Dr. Debasis Maity

Consultant Uro-Surgeon

Medical Discussion

Renal trauma

Remember

  • The kidneys = most common genitourinary organs injured from external trauma
  • Motor vehicle accidents, falls from heights, and assaults contribute to the majority of blunt renal trauma.
  • Direct transmission of kinetic energy and rapid deceleration forces places the kidneys at risk.
  • Penetrating renal injuries most often comes from gunshot and stab wounds.
  • Bullet size and velocity has the greatest effect on soft tissue damage as predicted by the following equation:
    • Kinetic Energy = ½·mass·velocity2
  • The best indicators of significant urinary system injury = haematuria

    • Microscopic: > 5 RBCs/HPF or positive dipstick finding
    • Gross hematuria and hypotension: SP < 90 mm Hg

    The degree of hematuria and severity of renal injury do not consistently correlate

Grade

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Indication of renal imaging:

  1. All penetrating trauma patients with a likelihood of renal injury (abdomen, flank, or low chest) who are hemodynamically stable.
  2. All blunt trauma with significant mechanism of injury, specifically rapid deceleration.
  3. All blunt trauma with gross hematuria.
  4. All blunt trauma with hypotension ( SP < 90 mm Hg) at any time during evaluation and resuscitation.
  5. All pediatric patients with > 5 RBCs/HPF.
  • Patients with microscopic hematuria without shock can be observed clinically without imaging studies.
  • Penetrating injuries with any degree of hematuria should be imaged.

Imaging:

CECT

  • gold standard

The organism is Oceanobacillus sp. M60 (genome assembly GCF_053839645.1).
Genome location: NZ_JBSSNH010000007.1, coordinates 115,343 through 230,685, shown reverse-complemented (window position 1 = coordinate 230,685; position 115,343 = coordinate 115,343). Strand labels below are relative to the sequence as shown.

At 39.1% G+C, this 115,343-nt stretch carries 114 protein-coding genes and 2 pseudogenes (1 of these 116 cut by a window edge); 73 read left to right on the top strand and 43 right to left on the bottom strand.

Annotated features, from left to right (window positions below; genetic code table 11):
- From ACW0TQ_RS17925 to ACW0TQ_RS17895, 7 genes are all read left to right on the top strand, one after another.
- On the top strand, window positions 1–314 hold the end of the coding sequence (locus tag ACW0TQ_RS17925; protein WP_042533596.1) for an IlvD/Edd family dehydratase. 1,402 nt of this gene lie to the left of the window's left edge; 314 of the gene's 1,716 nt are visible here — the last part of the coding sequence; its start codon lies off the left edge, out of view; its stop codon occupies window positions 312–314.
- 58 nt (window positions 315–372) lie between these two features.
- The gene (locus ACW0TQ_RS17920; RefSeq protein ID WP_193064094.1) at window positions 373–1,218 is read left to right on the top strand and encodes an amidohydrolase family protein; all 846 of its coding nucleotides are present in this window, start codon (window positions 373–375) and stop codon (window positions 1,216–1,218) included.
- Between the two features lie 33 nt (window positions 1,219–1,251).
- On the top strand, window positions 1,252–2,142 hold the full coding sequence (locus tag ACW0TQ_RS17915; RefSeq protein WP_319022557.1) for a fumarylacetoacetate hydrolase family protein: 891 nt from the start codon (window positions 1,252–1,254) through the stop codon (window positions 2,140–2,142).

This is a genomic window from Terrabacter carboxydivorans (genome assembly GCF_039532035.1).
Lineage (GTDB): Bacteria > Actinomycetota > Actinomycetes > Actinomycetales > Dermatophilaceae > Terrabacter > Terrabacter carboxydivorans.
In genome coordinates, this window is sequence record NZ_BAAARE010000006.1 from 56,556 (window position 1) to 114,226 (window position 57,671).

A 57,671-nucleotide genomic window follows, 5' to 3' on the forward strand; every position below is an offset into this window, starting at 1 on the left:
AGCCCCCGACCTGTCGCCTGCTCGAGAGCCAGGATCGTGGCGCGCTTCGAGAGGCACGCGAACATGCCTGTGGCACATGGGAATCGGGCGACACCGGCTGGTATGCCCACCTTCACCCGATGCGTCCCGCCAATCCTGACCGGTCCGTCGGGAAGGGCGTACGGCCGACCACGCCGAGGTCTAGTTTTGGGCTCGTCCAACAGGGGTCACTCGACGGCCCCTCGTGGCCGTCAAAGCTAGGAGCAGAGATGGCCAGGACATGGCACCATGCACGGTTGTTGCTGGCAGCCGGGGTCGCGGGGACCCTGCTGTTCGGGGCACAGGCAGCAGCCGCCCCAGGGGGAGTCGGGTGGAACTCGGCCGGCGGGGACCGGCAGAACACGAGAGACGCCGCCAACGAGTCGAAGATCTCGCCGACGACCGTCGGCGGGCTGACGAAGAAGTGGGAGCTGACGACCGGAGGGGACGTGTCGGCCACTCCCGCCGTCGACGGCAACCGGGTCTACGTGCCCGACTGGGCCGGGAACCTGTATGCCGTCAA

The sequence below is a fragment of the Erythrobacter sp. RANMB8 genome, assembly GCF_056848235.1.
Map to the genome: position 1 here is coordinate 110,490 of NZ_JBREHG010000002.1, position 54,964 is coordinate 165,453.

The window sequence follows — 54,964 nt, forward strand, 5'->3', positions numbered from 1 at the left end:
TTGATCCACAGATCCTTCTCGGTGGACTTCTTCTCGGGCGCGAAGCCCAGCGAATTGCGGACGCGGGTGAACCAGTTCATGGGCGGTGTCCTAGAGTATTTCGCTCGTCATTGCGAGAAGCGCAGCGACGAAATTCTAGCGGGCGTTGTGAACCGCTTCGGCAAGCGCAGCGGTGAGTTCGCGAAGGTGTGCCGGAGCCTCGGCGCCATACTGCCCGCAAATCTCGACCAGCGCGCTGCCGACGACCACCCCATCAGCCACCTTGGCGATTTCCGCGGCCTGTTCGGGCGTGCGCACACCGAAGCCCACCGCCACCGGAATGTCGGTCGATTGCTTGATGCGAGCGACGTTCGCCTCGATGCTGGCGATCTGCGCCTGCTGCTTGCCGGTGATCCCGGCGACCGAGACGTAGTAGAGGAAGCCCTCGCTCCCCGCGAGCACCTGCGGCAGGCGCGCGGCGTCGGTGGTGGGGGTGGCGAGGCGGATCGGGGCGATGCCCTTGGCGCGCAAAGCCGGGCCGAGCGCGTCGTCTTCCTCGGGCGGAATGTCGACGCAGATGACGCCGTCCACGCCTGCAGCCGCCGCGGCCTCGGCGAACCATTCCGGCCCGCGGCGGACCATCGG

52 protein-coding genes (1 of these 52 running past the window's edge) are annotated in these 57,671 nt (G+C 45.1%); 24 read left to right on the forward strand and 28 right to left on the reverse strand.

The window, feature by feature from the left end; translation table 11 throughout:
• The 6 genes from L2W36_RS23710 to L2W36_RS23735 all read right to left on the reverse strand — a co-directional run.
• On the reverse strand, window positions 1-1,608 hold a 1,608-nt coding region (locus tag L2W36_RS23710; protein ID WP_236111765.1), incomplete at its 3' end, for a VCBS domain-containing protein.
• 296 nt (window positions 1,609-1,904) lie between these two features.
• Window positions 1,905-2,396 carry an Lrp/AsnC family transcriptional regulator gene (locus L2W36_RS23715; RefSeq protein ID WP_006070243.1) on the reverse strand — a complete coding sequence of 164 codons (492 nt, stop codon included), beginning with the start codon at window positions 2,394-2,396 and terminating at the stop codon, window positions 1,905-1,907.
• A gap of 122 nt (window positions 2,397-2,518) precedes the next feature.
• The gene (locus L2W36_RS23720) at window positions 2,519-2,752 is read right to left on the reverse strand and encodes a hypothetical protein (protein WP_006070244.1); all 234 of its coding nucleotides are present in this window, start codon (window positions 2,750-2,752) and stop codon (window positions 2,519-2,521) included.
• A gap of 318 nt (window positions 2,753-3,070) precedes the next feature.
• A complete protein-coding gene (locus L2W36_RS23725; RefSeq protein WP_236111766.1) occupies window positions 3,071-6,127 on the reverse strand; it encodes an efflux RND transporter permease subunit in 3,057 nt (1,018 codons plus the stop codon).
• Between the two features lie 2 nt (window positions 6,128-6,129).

• Highly sensitive and specific
  • Provides most definitive staging information:

    • Parenchymal lacerations clearly defined.
    • Extravasation of Contrast enhanced urine easily be detected.
    • Associated injuries to the bowel, pancreas, liver, spleen, and other organs identified.
    • Degree of retroperitoneal bleeding assessed.
    • Lack of uptake of contrast material in the parenchyma suggests arterial injury.

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  • Findings on CT that raise suspicion for major injury:
    1. Medial hematoma, suggesting vascular injury.
    2. Medial urinary extravasation, suggesting renal pelvis or ureteropelvic junction avulsion injury.
    3. Lack of contrast enhancement of the parenchyma, suggesting arterial injury.

IVP:

  • When the surgeon encounters an unexpected retroperitoneal hematoma surrounding a kidney during abdominal exploration.

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Management:

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Operative management:

  • Absolute indications
    1. Hemodynamic instability with shock
    2. Expanding/pulsatile renal hematoma
    3. Suspected renal pedicle avulsion (grade 5)
    4. Ureteropelvic junction disruption
  • Relative indications (rare)
    1. Urinary extravasation together with nonviable tissue
    2. Renal injury together with colon/pancreatic injury
    3. A delayed diagnosis of arterial injury (which most likely will need delayed nephrectomy)
    4. The management of the intraoperative nonexpanding retroperitoneal hematoma is controversial → Nonoperative therapy is recommended, regardless of mechanism
    5. Urinary extravasation from grade IV parenchymal laceration or forniceal rupture can be managed nonoperatively - spontaneous resolution > 90%
    6. Nonviable tissue > 25% with parenchymal laceration or urinary extravasation or both = operative management is recommended
    7. Segmental renal artery injury with renal laceration results in nonviable tissue (> 20%) → Currently, nonoperative management is favored in hemodynamically stable patientss, although concerns include delayed bleeding and urinoma formation

Renal exploration:

  • Surgical exploration of the acutely injured kidney is best done by a transabdominal approach, which allows complete inspection of intra abdominal organs and bowel.

Technique:

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Renal reconstruction:

  • The principles of renal reconstruction:
    • Complete renal exposure, measures for temporary vascular control, debridement of nonviable tissue
    • Hemostasis by individual suture ligation of bleeding vessels
    • Watertight closure of the collecting system if possible
    • Coverage or reapproximation of the parenchymal defect
    • Judicious use of drains

Technique of renorrhapy:

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Technique of partial nephrectomy:

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